With the release of the dark and intense Panorama, in ten pieces, Dumbsaint have cemented their reputation as one of the more intriguing post rock bands today. The band’s approach to having visuals as much of a key part of their art as their music is unique, particularly in the degree to which they take this ideal. This drive has seen them produce numerous companion short films to their songs and has now culminated in an hour’s worth of short films to accompany their newest album. Bursting with indie cinema style, each piece is a mirror reflecting the distorted and slightly unsettling aspects of everyday life that are ignored as a matter of course. We sat down with the band’s drummer Nick to talk about the band’s evolution, how film came to be so important to them and why they still love albums on cassettes.
How does the new album’s tone differ from your first album and how have you evolved as a band since then?
Tonally, this is a much darker album, because we weren’t in a good place throughout 2013/2014. I would also say it’s much more considered and mature as well, given that this material had never been performed live before we recorded it in late 2014. The album was created with an album ‘flow’ in mind and not just a collection of material that had accumulated inbetween tours – which is what I hear when I hear the first record; good songs, not a great album.
With a line-up change in late 2014 we’ve since evolved into a well-oiled, easy going creative unit. The vibe week to week is strong and the attention to detail in executing this material is clipping the apex of what’s required to marry our music and film successfully in a live capacity. I look forward to seeing what we can do next.
You also recorded a whole short film to accompany the album, how long did the filming of that take and how does the band break down the work involved with it?
In this instance, ‘short’ is around 60-minutes worth – our biggest project to date. We’re currently still filming when time and schedules allow, but there has been a solid three months of planning and scattered night shoots, mixed with a solid month of night editing, which I have to juggle amongst full-time work.
We deliberate and plan a lot of online amongst ourselves, creating a solid checklist of work that needs to be tackled incrementally. It’s a slow burn. Each of us has an area that we warm to with the filmmaking process as there are many logistics pre and mid-shoot to consider. Pacing yourself is important as we’re working with 25+ actors on and off, so there are a lot of schedules and personalities to work through to ensure everything aligns for those few hours that we’re filming each night.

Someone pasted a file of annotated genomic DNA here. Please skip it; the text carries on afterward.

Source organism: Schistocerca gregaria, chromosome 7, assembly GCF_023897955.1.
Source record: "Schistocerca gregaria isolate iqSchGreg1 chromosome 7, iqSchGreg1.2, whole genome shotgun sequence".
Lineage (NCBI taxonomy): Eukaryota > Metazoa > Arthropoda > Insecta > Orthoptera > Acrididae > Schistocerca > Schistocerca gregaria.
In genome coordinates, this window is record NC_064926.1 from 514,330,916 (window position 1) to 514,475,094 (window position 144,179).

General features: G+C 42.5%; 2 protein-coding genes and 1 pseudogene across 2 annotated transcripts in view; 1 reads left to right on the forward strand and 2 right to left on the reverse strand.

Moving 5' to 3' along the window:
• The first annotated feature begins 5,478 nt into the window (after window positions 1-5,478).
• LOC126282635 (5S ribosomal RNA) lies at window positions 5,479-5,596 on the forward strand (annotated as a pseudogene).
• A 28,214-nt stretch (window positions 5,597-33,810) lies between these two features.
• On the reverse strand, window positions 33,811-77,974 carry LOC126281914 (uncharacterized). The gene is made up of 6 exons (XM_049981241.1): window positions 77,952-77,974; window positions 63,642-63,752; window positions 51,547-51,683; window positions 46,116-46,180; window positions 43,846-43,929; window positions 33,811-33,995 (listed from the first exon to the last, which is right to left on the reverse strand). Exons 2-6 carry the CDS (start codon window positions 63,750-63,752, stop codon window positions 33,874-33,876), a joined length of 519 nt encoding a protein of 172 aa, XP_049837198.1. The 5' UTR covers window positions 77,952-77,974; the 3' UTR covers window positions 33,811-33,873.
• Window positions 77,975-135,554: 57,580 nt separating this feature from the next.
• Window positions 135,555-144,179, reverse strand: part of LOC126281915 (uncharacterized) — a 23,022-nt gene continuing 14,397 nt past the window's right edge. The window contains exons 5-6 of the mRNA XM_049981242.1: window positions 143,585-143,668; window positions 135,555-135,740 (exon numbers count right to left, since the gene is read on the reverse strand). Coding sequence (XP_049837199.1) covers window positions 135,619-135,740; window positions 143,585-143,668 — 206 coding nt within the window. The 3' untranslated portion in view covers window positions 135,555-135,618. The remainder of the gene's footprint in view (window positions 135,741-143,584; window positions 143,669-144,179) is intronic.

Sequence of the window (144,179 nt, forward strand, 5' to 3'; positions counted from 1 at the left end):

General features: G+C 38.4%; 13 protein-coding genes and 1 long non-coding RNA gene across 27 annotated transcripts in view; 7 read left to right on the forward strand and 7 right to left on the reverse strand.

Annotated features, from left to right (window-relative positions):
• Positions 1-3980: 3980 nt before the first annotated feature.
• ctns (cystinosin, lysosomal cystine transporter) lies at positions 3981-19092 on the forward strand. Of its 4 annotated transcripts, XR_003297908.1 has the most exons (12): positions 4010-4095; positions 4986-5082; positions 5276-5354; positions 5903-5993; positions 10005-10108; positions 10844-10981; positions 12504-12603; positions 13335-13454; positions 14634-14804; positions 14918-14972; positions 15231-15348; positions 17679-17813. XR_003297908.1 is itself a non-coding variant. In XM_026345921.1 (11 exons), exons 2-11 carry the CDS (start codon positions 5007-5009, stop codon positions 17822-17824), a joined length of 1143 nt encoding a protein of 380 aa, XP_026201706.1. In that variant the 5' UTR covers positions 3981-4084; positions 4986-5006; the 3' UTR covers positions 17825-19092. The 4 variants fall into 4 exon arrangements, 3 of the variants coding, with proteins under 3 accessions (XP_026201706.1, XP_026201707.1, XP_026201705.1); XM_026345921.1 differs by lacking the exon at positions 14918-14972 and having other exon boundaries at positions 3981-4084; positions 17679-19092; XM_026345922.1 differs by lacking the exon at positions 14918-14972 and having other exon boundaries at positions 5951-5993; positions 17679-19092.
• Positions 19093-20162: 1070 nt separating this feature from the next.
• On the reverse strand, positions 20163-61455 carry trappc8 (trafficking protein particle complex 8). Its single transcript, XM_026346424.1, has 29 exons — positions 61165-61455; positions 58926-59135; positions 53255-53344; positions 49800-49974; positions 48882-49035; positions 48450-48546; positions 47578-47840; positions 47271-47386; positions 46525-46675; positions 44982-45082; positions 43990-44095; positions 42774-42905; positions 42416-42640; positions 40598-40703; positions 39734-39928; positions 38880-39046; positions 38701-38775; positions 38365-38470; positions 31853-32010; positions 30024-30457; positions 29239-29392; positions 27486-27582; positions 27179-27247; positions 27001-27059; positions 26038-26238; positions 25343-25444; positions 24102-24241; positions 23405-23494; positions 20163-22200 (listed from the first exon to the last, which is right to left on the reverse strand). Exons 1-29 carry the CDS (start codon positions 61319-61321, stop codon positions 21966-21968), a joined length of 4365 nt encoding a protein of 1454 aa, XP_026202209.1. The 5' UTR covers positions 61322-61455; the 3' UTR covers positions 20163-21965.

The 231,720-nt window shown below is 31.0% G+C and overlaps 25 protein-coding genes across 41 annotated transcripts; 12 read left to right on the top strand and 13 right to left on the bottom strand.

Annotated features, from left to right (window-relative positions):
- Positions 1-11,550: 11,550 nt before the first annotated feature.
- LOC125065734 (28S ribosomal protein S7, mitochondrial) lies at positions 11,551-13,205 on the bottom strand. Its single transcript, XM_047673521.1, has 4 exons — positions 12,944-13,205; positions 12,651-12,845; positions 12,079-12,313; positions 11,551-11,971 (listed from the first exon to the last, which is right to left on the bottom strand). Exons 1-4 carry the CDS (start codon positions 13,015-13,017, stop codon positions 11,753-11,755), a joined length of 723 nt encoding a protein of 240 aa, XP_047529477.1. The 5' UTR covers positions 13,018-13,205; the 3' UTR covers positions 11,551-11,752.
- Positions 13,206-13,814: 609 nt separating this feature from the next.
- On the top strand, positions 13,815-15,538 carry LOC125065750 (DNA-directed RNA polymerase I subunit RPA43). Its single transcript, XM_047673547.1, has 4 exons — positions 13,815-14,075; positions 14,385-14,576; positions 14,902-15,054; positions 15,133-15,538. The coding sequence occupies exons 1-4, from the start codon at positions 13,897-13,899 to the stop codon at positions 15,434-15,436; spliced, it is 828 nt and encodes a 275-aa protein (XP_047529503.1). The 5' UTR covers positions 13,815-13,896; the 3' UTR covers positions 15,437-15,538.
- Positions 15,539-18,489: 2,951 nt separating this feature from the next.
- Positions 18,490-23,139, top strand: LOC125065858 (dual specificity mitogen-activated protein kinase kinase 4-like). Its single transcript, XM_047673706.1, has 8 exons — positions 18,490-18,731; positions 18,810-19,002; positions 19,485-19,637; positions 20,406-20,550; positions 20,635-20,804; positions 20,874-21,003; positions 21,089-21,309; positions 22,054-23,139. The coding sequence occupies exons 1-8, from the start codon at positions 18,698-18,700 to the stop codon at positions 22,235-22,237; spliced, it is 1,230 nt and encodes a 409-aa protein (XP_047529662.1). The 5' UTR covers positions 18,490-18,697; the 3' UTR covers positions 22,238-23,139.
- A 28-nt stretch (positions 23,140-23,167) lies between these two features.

When and why did you decide to make movies such a key part of the band’s work and identity?
The vocalist of our previous band left in 2008, so we decided to carry on instrumentally, performing re-worked versions of the current material at the time. The film projection concept came about as we had studied filmmaking throughout high school and university, so this would allow us to indulge in both passions simultaneously while creating a strong point of difference that I feel is yet to be explored to this extent by any other band. I’m still proud to this day that we stuck it out and pursued the idea despite numerous financial and logistical hurdles. While it can seem like a testing concept to the average person; metal and synced experimental film, our audiences are surprisingly diverse and we owe it to the curiosity factor around what we do.
What are some of the challenges of that?
- Not being able to perform new material without new visuals.
- Reaching out and working with actors and new locations.
- Minimal funds and time in which to execute the scenes.
- Staying healthy and getting enough sleep. Filmmaking is a grind.
What comes first when writing material; the song or the film, and how do they influence each other during the creation process?
The music. However, for the new album we had a loose narrative concept floating around while assembling the material. The order of the album eventually shaped the flow of the film and gave us strong guidelines for how the visuals would interact with the music. This is difficult at times as finding the right scenario to suit the song’s tone can be restricting. For example, ‘Low Visions’ is an erratic punish of a song, so we needed something visually jagged and slightly nonsensical to match that, otherwise the two forms would wouldn’t ‘dance’ together.
What is personally your favourite part of the band: recording, filming or playing live?
A tie between playing live and editing the films. Here you can see, hear and feel all the hard work pay off. Sometimes I lose sight of the finish line and forget why I do this in the first place, as I can get so lost in the process of planning, emails and rehearsing.
What have been your films of the year so far?
Sicario and It Follows. Both are strong in every area of the medium and have been the only few to leave me thinking in the days that have followed. Highly recommended and hugely inspiring.
Why did you decide to release the album on cassette?
Much like vinyl, there is a strong culture around the form. It also has that ‘participatory’ element in order the ingest it. Playing, rewinding, turning the tape over are things that force you to interact with the music physically more than just pressing play and zoning out. It also has an aesthetic and feel that I think is still relevant. It also allows us to add another boutique item to our release palette if CD and vinyl aren’t applicable to certain listeners. In the case of this album, we did all three.
What are your plans for the rest of 2015?
We have a few shows left for our first little run for this album. The next step will be finishing filming and editing the remaining scenes of the film and hopefully have a final cut by the end of the year. Fingers crossed!